Let’s face it – we live in a data-driven world. It’s actually always been that way. Businesses of all sizes have long understood that knowing what their customers want enables them to deliver a product that that meets or exceeds expectations. But now, data has gone into overdrive. Data is the Big Daddy of decision-making in organisations across the globe. At BiD Masters, we believe big data is big business and it represents big opportunities.
Big data is a combination of structured, semi-structured and unstructured data collected by organisations that can be mined for information and used in machine-learning projects, predictive modelling and other advanced analytics applications. Let’s move swiftly past the rabbit hole of blaming the giants – Facebook, Google, Amazon, Apple and the likes – for trampling all over our right to privacy and scraping and selling our information. It’s not just them doing it. While it doesn’t make it any less worrying, big data comes from myriad sources – transaction processing systems, customer databases, documents, emails, medical records, internet clickstream logs, mobile apps and social networks, just to name a few. But how is all this information used?
We’re surrounded by a vast ocean of data, but it’s not much use to us until we dip our nets into the water to catch an understanding of what the data means. This is where big data analytics comes in. Big Data analytics is all about using complex processing on large volumes of data to procure gainful insights and information. But gainful for whom?
Big data is a lot more than Facebook serving us up personalised advertising, although Netflix’s claims its algorithms save around US$1 billion a year in value from customer retention. There’s no denying big data has made concepts such as “what consumers want” more measurable, but it offers far more than that.
In healthcare, big data is helping detect disease in the early stages; in the banking sector, it aids in recognising activities like money laundering; it’s contributing to useful research into global warming; live mapping systems use big data; and freight is shifted around the world with it. From maps to apps and business insight to advanced healthcare, big data has become the building blocks of the world around us. Even governments are getting in on the act.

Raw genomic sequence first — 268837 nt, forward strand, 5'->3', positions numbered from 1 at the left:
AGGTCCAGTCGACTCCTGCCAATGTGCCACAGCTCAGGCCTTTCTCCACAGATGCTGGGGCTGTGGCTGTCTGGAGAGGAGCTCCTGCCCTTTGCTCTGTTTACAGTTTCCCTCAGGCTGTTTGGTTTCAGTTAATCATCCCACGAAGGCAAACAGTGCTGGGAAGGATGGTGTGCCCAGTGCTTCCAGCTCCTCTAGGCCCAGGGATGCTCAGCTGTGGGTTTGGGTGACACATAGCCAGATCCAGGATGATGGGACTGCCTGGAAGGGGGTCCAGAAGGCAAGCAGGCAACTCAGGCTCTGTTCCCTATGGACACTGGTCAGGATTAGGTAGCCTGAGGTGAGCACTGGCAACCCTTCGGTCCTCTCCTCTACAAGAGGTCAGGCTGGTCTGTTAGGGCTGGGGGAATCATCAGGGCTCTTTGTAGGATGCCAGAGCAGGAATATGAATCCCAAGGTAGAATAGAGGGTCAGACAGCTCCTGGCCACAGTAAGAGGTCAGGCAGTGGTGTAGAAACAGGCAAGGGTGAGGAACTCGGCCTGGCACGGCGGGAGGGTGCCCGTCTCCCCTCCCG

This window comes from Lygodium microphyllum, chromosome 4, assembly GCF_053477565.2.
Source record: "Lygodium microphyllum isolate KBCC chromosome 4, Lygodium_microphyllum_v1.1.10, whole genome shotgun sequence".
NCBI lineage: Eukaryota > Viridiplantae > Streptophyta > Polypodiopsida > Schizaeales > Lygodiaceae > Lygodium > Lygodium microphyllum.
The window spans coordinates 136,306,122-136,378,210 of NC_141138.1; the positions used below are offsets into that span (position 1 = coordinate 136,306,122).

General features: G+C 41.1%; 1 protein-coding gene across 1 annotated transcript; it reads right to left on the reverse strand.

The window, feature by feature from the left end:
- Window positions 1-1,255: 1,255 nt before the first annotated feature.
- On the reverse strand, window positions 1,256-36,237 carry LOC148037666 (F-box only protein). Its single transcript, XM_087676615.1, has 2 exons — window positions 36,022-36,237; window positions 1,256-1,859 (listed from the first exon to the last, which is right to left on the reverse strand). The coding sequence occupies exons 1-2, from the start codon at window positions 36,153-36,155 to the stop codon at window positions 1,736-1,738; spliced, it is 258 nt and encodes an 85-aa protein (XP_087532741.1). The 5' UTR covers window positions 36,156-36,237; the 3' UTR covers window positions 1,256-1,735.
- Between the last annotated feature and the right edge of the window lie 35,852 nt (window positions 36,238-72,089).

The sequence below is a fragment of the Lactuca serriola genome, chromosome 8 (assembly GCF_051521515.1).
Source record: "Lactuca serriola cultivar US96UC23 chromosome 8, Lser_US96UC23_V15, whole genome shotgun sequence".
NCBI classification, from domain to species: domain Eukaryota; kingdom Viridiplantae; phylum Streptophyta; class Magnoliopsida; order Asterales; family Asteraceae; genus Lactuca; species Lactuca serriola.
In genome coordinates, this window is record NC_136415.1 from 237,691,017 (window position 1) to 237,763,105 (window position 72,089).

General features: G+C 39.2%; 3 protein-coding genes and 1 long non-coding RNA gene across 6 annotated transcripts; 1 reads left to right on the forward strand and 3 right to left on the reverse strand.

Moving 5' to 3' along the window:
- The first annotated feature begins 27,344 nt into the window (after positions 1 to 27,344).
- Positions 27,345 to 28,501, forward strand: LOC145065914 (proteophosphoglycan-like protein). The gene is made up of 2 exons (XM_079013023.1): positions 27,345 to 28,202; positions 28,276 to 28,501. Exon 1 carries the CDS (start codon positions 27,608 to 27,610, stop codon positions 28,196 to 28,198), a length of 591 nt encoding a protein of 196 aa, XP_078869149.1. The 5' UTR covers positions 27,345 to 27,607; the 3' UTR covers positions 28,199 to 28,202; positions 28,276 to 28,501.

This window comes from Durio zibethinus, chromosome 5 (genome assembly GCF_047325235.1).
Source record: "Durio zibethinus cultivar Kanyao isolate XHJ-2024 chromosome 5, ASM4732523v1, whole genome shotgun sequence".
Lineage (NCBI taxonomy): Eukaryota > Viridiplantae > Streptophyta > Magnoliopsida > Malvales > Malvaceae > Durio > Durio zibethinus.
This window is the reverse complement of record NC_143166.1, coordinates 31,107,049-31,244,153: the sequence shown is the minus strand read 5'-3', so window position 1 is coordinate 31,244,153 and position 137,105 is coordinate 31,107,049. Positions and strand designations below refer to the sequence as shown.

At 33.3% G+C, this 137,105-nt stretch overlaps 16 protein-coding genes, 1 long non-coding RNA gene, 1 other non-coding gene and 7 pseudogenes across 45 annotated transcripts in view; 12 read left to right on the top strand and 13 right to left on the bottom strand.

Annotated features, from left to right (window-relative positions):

Government agencies have always collected large amounts of data, but they haven’t always been efficient in using it. Setting aside the debate around ethical information use and conspiracy theories around governmental control, there are plenty of positives of pairing big data analytics with government agencies, such as reducing bureaucratic inefficiencies or using data-driven technology to improve resource allocation within emergency services. In Chicago, data-driven crime forecasting has coincided with a drop in gun violence; the Australian Electoral Commission uses data simulations to investigate electoral fraud; and big data is being used in the battle against coronavirus to create models and predict hotspots for the disease, informing government responses across the globe. In the UK, the Government’s National Data Strategy reinforces the requirement to access and interrogate government data more effectively to improve services.
Companies involved in big data collection and analysis and associated hardware and software suppliers are likely looking at a rosy future.
In the UK, for example, the Crown Commercial Service is planning to set up a procurement framework for big data and analytics services with a projected value of up to £2 billion. It has published a procurement notice saying it intends to put in place a pan-government collaborative agreement that it will be the recommended vehicle for all big data and analytics required by central government and available for the wider public sector. (If you need help with your proposal for this framework, please contact BiD Masters.)
According to Statista, the global big data market is forecasted to grow to US$ 103 billion by 2027. It doesn’t take much analysis to see the opportunities.